Donna Hall claims 'ground shifting' over alleged conflict
Well-known Wellington lawyer Donna Hall claims the “ground is shifting” as she defends allegations she acted for the vendor, purchaser and lender during the sale of North Island land in 2007.
Ms Hall is fighting conflict of interest allegations before the Lawyers and Conveyancers Disciplinary Tribunal.
A complaint was made by a shareholder of the Tauhara Middle 15 Trust, which bought the Tauhara North block near Taupo from Landcorp with another trust for $5 million.
The Law Society's standards committee alleges Ms Hall was conflicted when she acted for the vendor, purchaser and lender.
It is alleged there was a conflict because Ms Hall acted for both Tauhara and the Hikuwai Hapu Lands Trust, which facilitated the transaction.
While the core issue is that Ms Hall had a conflict of interest, it was the role of the Maori Land Court which took centre stage today.
In a heated exchange at the beginning of the second day of the three-day tribunal, Ms Hall's lawyer Helen Cull, QC, said the Maori Land Court had a supervisory jurisdiction with powers to promote and assist on behalf of Maori land owners, including variations of trust.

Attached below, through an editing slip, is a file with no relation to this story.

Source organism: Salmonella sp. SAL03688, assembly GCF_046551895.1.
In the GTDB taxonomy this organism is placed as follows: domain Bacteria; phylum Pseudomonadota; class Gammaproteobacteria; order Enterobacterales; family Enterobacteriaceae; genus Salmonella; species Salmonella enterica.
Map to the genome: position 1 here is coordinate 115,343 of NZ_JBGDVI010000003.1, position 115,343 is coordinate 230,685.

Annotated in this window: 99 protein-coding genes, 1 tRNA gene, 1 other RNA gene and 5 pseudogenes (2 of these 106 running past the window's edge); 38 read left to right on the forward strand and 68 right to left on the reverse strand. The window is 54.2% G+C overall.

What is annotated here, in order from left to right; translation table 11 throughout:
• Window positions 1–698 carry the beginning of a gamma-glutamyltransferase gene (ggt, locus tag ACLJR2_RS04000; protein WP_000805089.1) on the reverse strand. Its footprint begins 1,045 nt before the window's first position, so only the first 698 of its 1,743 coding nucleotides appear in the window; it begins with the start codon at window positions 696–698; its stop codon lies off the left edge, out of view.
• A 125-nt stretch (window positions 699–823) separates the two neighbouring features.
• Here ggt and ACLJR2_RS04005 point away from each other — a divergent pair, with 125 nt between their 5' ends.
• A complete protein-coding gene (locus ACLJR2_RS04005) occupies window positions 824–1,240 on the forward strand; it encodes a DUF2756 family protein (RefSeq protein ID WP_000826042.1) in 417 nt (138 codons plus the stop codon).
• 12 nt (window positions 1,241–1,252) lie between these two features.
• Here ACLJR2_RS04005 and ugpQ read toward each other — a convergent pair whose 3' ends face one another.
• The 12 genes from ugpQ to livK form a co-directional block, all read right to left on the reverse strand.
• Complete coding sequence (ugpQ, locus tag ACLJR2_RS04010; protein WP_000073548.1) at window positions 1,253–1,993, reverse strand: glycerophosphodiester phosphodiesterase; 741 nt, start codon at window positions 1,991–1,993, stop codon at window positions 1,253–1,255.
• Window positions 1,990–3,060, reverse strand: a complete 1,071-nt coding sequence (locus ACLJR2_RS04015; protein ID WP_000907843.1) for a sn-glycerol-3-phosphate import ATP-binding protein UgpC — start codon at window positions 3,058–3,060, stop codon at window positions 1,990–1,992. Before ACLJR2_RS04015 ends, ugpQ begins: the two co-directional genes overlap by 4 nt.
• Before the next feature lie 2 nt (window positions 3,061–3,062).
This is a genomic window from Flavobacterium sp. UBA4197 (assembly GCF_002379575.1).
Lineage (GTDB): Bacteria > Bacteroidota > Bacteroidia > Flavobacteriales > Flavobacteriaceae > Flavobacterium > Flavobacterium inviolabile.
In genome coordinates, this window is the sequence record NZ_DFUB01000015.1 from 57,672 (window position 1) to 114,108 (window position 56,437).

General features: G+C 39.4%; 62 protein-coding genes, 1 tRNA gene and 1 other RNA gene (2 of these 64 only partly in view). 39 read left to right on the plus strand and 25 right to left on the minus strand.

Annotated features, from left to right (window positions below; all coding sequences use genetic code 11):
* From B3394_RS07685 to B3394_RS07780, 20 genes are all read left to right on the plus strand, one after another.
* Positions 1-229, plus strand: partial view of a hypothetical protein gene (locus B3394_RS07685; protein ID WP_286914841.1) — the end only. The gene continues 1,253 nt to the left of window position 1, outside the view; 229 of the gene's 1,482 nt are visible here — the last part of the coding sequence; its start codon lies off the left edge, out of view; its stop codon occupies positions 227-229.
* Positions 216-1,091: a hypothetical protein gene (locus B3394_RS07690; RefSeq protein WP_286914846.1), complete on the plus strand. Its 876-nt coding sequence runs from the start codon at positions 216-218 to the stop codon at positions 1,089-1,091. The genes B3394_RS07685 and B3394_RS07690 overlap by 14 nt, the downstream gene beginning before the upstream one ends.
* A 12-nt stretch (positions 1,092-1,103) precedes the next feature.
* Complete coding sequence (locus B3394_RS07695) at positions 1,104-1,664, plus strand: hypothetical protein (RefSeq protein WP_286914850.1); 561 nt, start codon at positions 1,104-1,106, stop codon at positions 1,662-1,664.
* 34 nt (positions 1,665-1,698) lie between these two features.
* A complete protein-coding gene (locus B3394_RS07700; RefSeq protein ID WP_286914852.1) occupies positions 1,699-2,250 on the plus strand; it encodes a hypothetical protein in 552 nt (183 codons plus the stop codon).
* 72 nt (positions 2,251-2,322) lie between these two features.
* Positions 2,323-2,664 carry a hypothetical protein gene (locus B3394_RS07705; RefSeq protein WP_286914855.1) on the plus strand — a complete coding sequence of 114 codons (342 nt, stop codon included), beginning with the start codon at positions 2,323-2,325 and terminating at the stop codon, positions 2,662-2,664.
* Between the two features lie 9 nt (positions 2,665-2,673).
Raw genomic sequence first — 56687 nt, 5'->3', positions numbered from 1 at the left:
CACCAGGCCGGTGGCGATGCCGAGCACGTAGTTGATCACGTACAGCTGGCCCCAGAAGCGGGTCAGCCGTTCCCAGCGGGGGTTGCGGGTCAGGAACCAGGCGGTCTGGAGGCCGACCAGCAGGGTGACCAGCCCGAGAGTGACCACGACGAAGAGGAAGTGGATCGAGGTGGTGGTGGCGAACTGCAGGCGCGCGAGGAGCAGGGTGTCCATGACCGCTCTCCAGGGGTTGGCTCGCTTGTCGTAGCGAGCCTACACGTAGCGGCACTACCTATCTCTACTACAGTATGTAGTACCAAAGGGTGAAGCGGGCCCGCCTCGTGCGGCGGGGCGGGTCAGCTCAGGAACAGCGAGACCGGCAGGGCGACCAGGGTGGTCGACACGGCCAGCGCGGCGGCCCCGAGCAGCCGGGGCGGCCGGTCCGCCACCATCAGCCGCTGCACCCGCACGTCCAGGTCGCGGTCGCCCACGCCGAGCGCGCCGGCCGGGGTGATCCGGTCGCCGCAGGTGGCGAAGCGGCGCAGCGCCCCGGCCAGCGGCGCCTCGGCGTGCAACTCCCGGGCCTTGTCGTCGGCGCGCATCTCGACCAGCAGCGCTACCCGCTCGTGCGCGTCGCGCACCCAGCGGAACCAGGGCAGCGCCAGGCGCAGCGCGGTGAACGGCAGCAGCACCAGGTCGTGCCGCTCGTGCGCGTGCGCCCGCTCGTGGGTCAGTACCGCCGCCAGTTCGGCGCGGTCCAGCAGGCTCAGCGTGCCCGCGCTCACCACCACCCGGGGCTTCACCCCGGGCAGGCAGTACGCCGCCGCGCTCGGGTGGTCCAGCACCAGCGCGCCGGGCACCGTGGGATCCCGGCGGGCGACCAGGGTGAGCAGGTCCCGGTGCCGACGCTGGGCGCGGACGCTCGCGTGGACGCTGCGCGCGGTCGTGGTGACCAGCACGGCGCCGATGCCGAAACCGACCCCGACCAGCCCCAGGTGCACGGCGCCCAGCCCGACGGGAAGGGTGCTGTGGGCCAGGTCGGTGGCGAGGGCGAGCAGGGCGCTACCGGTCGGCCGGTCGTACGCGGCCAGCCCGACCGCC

"Including dealing with specific problems with the trustees, and if the court was of the mind that the trustees should have gotten further advice they could have said so, this is a wide jurisdiction," Ms Cull said.
While the Maori Land Court gave its approval and authorised the sale of the land, it signalled it would not approve the purchase until five questions had been answered.
The Maori Land Court had supervisory jurisdiction and Ms Hall's conflict of interest could have been resolved by the court, the tribunal was told.
“It is my submission, the ground is shifting in relation to the allegations in this charge," Ms Cull said.
She says that in order to respond, the evidence covered and canvased by the Maori Land Court in 2007 be placed before the tribunal, because the jurisdiction of that court is relevant.
Ms Cull said she would like to submit documentation of what was presented to the Maori Land Court during June 2007, because the Law Society alleged Ms Hall had brought the law profession into disrepute for having failed to answer the five questions asked by the court.
The society says Ms Hall "bypassed" these questions and put the Hikuwai trustees first.
The application was met with hesitation by the tribunal.
"The Maori Land Court can't cure Ms Hall's conflict of interest, can it?" tribunal member, Susan Hughes, QC, said.
Law Society standards committee lawyer Gary Turkington said he did not want to be obstructive, but he could not see the relevance of the submission.
"I have raised this a number of times, but we still have not received an affidavit from the practitioner about what happened," he said.
It is not clear if Ms Hall will give evidence.
The hearing continues.